That point is true.
What isn't always said, even though it's also true, is that James is one of the league's smartest and most mentally tough players.
James has a complete command of basketball right now, and that's because he's been able to mesh the mental aspect of the game with talent like few have ever done before him.
It's nearly impossible for defenses to stop James when he attacks the basket, as he converts an absolutely absurd 79.2 percent of his attempts at the rim, according to Hoopdata. James understands this and takes it to the rack relentlessly. It should come as no surprise that his 6.7 attempts per game at the rim are the most for any non-center.
Take a look at the chart below. Look at the rate of LeBron's shots that come from very close to the basket. He takes complete advantage of his physical tools by taking the highest of high-percentage shots.
But it's not just scoring that makes LeBron special. It never has been. His greatness stems from his ability to impact the game in other areas.
Part of why James has such a profound all-around impact is because there's not a player who understands what his team needs night after night and can provide it like he can.
James has more rebounds than Bosh and every other Heat player this season.
The Heat don't have a great passing point guard in the slightest. Their top assisting point guard, Mario Chalmers, averages just 3.3 per contest.
So LeBron plays the role of primary distributor, dishing out 7.1 dimes nightly.
As great as this Heat team is, it does have weaknesses. But James, so aware of those weaknesses, covers them up for Miami and has propelled it to be the league's premier team.
James realistically could lead the league in scoring every season if he wanted to. Excluding centers, LeBron's 55.5 shooting percentage is the best rate by a long shot. But James doesn't care about scoring the most points; he cares about winning, and he realizes the way to do that is to get his teammates involved.
What also doesn't get talked about enough with LeBron from a mental standpoint is his ability to maintain his composure regardless of circumstance.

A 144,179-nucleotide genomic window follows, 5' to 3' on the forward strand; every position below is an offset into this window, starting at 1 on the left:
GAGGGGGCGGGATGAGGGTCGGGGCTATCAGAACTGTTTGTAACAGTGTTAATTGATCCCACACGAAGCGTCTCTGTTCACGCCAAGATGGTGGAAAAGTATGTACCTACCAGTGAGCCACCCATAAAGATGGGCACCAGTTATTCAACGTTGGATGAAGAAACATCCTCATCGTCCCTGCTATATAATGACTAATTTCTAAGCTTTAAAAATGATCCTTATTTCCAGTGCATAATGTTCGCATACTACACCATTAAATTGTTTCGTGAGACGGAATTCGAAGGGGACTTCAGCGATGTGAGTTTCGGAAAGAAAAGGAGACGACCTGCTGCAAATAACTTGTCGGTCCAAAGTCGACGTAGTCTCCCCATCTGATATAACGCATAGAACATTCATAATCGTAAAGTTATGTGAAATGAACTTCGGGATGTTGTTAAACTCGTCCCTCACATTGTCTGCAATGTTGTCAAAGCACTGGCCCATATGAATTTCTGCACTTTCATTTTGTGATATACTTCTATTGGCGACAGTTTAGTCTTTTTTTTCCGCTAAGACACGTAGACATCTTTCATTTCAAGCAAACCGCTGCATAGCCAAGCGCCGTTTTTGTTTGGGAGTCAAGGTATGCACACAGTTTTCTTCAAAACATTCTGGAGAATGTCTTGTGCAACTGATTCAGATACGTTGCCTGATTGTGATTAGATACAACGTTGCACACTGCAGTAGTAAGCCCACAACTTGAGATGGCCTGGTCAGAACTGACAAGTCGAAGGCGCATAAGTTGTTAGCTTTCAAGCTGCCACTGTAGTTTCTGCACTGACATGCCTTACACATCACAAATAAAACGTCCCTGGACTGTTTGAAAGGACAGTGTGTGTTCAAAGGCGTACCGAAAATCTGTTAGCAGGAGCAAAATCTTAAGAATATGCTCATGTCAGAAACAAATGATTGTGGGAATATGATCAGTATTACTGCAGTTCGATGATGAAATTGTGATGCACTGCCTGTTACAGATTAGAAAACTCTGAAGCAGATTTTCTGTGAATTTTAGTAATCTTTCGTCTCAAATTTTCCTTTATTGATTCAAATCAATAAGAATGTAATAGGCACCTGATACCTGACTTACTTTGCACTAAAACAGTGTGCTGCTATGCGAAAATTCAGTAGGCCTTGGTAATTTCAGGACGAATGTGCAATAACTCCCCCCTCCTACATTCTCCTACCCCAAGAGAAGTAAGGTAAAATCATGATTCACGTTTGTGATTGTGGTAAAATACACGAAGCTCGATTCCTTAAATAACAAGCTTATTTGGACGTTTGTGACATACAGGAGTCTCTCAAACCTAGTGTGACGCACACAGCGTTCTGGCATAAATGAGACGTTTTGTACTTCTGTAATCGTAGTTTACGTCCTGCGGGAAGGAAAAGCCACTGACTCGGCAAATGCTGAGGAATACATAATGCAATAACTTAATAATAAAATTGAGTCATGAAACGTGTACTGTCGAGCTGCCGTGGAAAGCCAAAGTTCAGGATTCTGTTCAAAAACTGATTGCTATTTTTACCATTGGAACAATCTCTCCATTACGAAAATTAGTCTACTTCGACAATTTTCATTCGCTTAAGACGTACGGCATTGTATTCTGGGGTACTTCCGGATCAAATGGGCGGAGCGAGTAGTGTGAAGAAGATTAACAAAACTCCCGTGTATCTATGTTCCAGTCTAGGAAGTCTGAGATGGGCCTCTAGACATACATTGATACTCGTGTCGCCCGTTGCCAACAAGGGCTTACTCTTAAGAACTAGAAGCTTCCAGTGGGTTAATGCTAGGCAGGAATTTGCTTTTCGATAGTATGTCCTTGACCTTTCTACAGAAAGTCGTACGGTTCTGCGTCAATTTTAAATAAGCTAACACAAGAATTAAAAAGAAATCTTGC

A great example of this comes from last year's Eastern Conference finals against the rival Boston Celtics. It's not a secret that Celtics veterans Paul Pierce and Kevin Garnett have long thought they could get into James' head with smack talk. But in that series against the Celtics, James showed how little that type of stuff bothers him.
As the video above shows, when Garnett started talking at James late in Game 1, LeBron didn't engage Garnett and talk back. He simply laughed at him.
But as Grantland's Bill Simmons noted at the time, Garnett and Pierce continued to taunt James, especially in Game 5.
James' rebuttal this time was even better than laughing at Garnett.
He went out in the Garden the next game, a do-or-die Game 6 in front of a huge crowd and a team that supposedly had his number, and dominated the Celtics (45 points and 15 rebounds) in a special way. Even with teammates, he rarely talked. He might not have cracked a smile all game. He was simply stoic.
He blocked everything else out and just focused on playing basketball.
Winning a championship in the following playoff series has allowed James to focus even more on the game this year. There are fewer distractions about what the media will say about him or whether his coach will get fired if the Heat lose. He can just play and enjoy the game.
Mentally, LeBron is free.
It shouldn't be a surprise he's playing the best basketball this season that anyone's played since the days of Michael Jordan.
At this point in his career, along with his immense physical gifts, he has everything you could want from a mental standpoint in terms of basketball IQ and the ability to stay composed.
LeBron is simply unstoppable, mentally and physically. Unfortunately for the rest of the NBA, with James entering his prime, that won't change anytime soon.
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